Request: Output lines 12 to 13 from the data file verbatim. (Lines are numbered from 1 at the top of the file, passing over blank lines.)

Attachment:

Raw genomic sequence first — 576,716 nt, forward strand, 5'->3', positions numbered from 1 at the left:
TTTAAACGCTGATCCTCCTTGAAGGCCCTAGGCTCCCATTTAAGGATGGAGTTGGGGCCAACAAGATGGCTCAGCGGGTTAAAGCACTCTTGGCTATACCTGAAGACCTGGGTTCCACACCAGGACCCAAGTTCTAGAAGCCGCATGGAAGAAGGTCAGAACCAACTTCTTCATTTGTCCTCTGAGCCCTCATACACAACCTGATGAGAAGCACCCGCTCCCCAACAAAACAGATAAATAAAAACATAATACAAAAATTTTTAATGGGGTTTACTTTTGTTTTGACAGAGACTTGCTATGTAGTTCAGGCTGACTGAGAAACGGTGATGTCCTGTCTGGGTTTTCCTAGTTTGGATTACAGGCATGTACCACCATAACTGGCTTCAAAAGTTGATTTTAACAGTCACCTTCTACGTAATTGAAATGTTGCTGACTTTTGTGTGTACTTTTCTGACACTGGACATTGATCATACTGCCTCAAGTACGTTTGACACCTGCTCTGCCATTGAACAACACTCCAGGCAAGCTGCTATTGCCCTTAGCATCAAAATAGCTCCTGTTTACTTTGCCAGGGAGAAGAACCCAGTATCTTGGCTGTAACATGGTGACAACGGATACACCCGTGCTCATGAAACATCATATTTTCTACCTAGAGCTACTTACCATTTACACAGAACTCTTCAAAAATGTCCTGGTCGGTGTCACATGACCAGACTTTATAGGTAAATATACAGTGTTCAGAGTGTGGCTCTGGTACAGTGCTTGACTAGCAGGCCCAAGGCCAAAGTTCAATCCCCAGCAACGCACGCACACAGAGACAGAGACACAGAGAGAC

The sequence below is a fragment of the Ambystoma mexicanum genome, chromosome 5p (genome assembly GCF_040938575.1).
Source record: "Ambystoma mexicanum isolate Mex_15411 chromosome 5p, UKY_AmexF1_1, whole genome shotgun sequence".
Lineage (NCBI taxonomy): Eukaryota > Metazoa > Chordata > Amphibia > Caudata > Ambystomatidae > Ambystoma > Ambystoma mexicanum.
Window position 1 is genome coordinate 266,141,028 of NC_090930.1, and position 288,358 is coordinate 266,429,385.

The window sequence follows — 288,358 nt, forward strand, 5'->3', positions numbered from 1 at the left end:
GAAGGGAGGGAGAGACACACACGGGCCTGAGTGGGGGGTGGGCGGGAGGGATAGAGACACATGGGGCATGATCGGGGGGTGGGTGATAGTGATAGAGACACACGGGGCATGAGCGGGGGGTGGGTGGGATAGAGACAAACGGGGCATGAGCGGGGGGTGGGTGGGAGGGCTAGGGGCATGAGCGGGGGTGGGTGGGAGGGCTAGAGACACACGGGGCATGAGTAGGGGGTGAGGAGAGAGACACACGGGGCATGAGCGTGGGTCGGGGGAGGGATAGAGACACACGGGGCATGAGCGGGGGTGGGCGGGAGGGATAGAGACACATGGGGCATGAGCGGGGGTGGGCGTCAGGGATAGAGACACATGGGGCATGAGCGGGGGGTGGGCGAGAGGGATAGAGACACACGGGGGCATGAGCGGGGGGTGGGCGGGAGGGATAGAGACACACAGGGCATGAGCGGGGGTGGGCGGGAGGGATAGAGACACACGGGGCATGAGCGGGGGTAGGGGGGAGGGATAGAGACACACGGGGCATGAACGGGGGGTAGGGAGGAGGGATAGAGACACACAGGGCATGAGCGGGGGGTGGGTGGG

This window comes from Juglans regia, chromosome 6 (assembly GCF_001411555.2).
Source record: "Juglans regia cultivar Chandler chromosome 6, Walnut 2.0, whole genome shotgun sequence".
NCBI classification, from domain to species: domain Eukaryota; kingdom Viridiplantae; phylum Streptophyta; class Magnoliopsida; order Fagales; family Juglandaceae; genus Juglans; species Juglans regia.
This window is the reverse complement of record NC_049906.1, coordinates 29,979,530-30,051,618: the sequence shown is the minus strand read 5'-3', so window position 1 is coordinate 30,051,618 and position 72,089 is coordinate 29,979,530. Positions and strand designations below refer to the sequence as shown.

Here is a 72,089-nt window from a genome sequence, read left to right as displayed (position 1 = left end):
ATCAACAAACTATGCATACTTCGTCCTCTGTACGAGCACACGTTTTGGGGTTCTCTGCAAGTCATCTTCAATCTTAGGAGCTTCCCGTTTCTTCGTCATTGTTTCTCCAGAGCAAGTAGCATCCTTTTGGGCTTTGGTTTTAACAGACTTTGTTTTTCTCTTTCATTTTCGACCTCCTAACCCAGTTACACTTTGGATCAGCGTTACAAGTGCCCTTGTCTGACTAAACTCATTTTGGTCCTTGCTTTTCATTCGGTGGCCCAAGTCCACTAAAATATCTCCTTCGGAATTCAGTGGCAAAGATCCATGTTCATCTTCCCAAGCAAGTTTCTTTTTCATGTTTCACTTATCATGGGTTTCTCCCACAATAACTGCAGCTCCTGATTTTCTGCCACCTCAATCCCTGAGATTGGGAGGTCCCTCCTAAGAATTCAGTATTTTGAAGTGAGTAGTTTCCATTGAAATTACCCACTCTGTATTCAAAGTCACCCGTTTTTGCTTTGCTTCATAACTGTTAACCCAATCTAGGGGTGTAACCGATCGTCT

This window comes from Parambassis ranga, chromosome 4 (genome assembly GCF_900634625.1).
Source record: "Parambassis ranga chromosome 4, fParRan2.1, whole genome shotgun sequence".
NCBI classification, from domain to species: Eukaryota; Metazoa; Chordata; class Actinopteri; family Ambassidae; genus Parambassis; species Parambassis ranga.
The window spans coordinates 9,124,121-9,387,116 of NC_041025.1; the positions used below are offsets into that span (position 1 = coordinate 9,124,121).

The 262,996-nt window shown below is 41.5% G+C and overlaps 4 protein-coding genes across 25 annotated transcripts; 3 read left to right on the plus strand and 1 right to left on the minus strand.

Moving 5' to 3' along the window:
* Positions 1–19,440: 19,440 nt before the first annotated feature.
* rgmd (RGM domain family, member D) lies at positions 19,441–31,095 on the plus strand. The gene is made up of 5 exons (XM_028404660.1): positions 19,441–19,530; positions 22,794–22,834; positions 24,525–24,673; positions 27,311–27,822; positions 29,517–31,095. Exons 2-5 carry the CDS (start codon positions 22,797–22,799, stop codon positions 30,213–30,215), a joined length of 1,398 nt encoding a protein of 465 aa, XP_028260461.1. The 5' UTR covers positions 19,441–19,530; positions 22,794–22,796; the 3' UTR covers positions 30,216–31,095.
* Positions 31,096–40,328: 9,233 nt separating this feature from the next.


This window is the reverse complement of record NC_049906.1, coordinates 29,979,530-30,051,618: the sequence shown is the minus strand read 5'-3', so window position 1 is coordinate 30,051,618 and position 72,089 is coordinate 29,979,530. Positions and strand designations below refer to the sequence as shown.

Here is a 72,089-nt window from a genome sequence, read left to right as displayed (position 1 = left end):